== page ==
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Husband made redundant - desperate for newborn parenting advice!

(17 Posts)
EmilyMK1 Mon 29-Jun-20 18:35:08


I am 6 months pregnant and we've just found out my husband has been made redundant. We're not sure he'll be able to quickly get a new role in this job market, and if he does, he won't be eligible for any paternity leave as he won't have been in a job long enough. We were previously planning to have 3 months of shared parental leave together at the start.

Our options are:

1. He tries to get another job, with the knowledge that he will have the stress/exhaustion/focus of a new job around the time we have our baby. He would barely get time off with the baby. However, we are financially in a much better position with this option.

2. He puts off the job hunt for now and we enjoy the first few months of the baby with him unemployed. Obviously in theory it would be lovely to share this experience and as a first time mum I'd be grateful for the support, but in practice, I'm not sure what it would actually be like? Would it be too full on to have 2 of us at home, sleep-deprived, in a small flat, just after lockdown? And obviously the financial implications are huge. We could manage, just, but it would be a stretch.

Without having any sense of what having a newborn is like, neither of us is sure what option is better! We want to have a secure financial set up for our little one, but we also want to make sure that my hubby is involved in the early weeks, and that we're not doing something that would put extra strain on us as a couple.

What would you do? Would you rather have the present partner, or the financial security? And for those who have had partners at home for an extended period of time, is it a bit stressful, or just a huge help?

I'm feeling very anxious so would be so grateful for any advice or opinions! Thanks everyone xx

OP’s posts: |
Boredbumhead Mon 29-Jun-20 18:39:24

1 get him out the House. I couldn't be doing with it, all couped up and no income.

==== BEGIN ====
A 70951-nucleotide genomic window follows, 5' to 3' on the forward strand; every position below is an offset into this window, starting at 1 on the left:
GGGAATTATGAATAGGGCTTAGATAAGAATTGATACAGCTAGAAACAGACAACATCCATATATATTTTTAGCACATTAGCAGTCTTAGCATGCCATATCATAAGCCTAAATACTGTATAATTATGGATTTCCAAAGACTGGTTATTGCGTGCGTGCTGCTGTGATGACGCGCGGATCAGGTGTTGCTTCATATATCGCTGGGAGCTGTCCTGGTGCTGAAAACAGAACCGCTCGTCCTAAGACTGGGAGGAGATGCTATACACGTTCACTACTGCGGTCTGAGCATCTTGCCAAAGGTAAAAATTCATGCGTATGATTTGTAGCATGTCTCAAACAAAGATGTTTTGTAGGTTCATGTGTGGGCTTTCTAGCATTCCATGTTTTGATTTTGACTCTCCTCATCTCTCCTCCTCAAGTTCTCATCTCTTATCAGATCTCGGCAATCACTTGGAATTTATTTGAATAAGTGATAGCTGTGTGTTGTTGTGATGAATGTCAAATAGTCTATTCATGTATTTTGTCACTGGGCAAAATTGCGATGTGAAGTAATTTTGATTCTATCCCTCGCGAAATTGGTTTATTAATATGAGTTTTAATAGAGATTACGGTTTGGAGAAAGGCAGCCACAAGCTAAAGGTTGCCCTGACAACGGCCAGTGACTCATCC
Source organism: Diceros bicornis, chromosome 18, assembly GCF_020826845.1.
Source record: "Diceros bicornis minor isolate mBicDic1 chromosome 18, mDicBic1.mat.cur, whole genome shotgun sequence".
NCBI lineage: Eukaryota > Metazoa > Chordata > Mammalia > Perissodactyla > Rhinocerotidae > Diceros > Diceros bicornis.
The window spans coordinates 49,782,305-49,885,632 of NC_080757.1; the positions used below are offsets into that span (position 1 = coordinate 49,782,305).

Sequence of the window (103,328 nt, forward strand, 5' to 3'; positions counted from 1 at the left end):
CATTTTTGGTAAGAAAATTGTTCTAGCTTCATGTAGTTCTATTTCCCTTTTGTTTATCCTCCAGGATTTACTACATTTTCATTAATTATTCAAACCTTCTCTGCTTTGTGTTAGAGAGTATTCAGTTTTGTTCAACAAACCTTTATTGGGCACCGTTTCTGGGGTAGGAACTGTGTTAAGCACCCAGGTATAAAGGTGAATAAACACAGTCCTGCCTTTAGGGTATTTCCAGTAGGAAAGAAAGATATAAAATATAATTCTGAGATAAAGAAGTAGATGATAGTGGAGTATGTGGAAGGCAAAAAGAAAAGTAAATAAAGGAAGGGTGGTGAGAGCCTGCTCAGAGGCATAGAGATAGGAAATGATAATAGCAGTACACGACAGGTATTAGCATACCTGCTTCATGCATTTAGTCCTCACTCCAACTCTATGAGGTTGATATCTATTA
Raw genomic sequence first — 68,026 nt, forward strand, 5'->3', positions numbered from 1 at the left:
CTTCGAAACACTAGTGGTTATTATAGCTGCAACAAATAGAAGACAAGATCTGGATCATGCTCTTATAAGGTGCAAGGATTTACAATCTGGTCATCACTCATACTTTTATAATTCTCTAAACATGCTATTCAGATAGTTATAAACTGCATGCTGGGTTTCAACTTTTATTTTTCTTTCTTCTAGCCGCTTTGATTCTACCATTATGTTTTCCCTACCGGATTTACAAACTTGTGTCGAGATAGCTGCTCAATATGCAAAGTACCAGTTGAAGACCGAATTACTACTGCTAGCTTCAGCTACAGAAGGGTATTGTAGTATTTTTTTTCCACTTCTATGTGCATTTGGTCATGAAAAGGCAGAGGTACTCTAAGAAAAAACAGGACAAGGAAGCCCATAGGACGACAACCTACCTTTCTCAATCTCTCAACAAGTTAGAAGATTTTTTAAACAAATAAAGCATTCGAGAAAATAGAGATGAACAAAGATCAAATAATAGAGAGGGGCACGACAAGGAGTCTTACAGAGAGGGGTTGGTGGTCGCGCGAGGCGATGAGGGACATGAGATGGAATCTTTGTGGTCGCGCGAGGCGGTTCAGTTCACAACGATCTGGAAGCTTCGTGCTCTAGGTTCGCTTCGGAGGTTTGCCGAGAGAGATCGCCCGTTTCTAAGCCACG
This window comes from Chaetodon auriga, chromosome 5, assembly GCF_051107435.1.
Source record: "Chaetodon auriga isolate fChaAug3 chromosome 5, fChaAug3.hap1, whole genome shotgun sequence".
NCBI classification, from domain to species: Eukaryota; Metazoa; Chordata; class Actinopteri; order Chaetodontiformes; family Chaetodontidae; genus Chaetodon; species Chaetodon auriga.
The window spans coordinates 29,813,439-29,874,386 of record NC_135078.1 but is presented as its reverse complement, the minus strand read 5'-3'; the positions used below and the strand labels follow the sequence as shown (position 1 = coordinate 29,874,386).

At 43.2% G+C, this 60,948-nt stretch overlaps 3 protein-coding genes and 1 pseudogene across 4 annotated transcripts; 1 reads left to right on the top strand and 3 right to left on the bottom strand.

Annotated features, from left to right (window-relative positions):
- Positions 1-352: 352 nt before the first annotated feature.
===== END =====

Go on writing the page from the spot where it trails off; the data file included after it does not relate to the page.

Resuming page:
FriedasCarLoad Mon 29-Jun-20 18:42:54

Whilst in normal times I'd rather have the time together, at the start of a likely recession I think it's worth starting the job hunt ASAP.

IntheNameof Mon 29-Jun-20 18:43:02

Could you go back to work after e.g. 8 weeks to take financial pressure off?

IntheNameof Mon 29-Jun-20 18:44:42

I found having help (partner at home) for the first 4 weeks really valuable. Bringing food, drinks, hold baby while having a shower, cook dinner.

yikesanotherbooboo Mon 29-Jun-20 18:59:39

It doesn't take two people to look after a baby although I can see that the support would be nice. I would say that option1 is the one to go for. What are your arrangements ? How long is your paid mat leave?

Letsallscreamatthesistene Mon 29-Jun-20 19:01:02

I agree with PP. I had my partner at home with me for the first 4 weeks and found it invaluable. It set us up for a very equal input into looking after a newborn (formula feeding)

BernadetteRostankowskiWolowitz Mon 29-Jun-20 19:02:50

He needs to work. Even three- four months of work before baby would help. You can both still share leave, he could just take his later when the little one is a bit older.

Jellyonaplate20 Mon 29-Jun-20 19:05:49

My baby is 18 weeks old. My husband took 3 weeks paternity then was furloughed and has only just gone back to work last week so 17 weeks off in total. Hes got to spend so much time with our baby and honestly I've loved every single minute. When he returned last week I was gutted. I know our situation is different as he was being paid but in your shoes I would 100% prefer to have him at home. If you can afford it then go for it, its precious time you will never get back. X

RedRed9 Mon 29-Jun-20 19:05:52

I’d go either with option 2,

Or option 3:
He gets a temporary part time job just to be bringing in some money.

Kiki275 Mon 29-Jun-20 19:30:28

I'd go for option 1. Whilst a new employer might not grant him paid paternity leave, they may be open to allowing him pre-booked annual leave or even unpaid leave. No harm comes from asking x